Northland sharemilkers Briar and Tony Lunjevich are focused on building equity and heading towards their ultimate goal of farm ownership.
Farming at Kaitaia on Tony’s family property, they milk 320 cows and milk once a day on the 130 hectare (effective) farm.
“We hope to become farm owners and building equity is our main goal, to enable that,” Briar says.
The couple have been the Far North partner farm for the Northland Dairy Development Trust and DairyNZ Partner Farms Project since May 2014, and are clocking up some impressive results.
In this time, the farm has increased milk solids production per ha by 24% and achieved a big reduction in farm expenditure. Pasture eaten/ha has increased by 1.6 t DM/ha, mainly from improved pasture management.
Financial monitoring has also been a focus and they started using Cashmanager RURAL in the 2011-12 season, when they began sharemilking. They are heading into their seventh season.
“We use Cashmanager RURAL for budgeting, keeping track of spending and future planning. We chuck ideas around on it – different scenarios – what would happen if we did this? We can get an idea of how it would affect us financially.”
Briar says they revise their budget monthly, if not more often. “I load my accounts every month and have a quick look at how everything is going. At certain crunch times, like culling cows or when there’s a big expense coming up, we look to see how that will impact our cashflow.”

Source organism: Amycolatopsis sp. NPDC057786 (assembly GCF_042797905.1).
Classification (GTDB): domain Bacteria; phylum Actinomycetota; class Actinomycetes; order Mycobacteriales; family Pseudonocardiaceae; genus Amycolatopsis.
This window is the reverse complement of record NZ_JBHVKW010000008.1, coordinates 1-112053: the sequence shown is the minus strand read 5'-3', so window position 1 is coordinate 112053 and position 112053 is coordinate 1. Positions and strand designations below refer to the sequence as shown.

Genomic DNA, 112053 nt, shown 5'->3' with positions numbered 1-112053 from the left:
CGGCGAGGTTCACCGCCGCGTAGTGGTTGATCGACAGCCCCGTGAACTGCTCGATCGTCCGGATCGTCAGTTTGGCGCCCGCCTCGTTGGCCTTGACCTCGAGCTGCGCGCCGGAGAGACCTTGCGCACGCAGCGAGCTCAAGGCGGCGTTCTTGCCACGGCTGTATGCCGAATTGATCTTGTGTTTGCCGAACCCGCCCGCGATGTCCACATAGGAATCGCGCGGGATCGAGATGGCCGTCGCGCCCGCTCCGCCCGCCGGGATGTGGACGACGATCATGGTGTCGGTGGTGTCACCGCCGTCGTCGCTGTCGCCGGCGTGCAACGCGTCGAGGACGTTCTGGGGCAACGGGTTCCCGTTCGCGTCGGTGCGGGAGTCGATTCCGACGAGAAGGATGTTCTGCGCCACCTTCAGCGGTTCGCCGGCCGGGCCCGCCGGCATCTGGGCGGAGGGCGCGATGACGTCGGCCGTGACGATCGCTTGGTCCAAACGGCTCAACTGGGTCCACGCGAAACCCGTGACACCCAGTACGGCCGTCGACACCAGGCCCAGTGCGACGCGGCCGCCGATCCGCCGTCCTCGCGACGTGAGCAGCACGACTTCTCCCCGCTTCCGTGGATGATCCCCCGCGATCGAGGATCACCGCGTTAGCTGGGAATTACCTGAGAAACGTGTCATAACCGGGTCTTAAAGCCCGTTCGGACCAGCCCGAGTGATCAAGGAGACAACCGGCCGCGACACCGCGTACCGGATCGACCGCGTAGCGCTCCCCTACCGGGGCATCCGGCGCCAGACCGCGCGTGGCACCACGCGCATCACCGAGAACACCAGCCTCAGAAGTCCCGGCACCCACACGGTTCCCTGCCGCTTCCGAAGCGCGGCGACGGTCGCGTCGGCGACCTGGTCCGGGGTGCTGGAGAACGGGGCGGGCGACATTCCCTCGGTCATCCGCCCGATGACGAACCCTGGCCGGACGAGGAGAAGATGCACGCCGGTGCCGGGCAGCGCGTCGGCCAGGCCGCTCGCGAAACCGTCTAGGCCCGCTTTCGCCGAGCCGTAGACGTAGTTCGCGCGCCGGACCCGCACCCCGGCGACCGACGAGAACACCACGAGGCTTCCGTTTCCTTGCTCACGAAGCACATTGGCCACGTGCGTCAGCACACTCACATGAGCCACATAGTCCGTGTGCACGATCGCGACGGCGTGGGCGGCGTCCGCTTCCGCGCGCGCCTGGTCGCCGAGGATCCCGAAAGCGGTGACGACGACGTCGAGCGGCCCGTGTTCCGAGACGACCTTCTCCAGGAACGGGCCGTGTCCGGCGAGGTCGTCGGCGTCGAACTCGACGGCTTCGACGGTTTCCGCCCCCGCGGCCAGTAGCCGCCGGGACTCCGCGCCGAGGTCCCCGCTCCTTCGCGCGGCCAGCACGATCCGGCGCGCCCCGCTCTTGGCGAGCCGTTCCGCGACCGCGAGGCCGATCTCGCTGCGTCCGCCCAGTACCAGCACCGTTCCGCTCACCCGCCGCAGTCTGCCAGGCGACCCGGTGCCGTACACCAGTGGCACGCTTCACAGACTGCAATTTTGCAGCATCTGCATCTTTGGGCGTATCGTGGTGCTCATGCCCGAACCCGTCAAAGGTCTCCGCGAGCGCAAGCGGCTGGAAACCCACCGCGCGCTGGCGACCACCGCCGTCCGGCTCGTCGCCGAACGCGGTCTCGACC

Knowing where they are at financially is important to them and Briar says it helps create better relationships with their bank and rural professionals.
“When times are tight at least we have the knowledge to help us make the best choices and decisions we can.”
The couple use the dairy forecaster tool and when Fonterra updates its payout it’s as simple as clicking a button to see the effect on cashflow.
They use the variance and cashflow reports regularly and, being part of the partner farm project, the facilitator can easily pull out the necessary reports.
“We really like the fact it (Cashmanager) is online and we can give access to rural professionals, so they have a real idea of what’s happening. If we make changes we can just flick them an email and they know what we’re thinking – and we have the figures to back it up,” Briar says.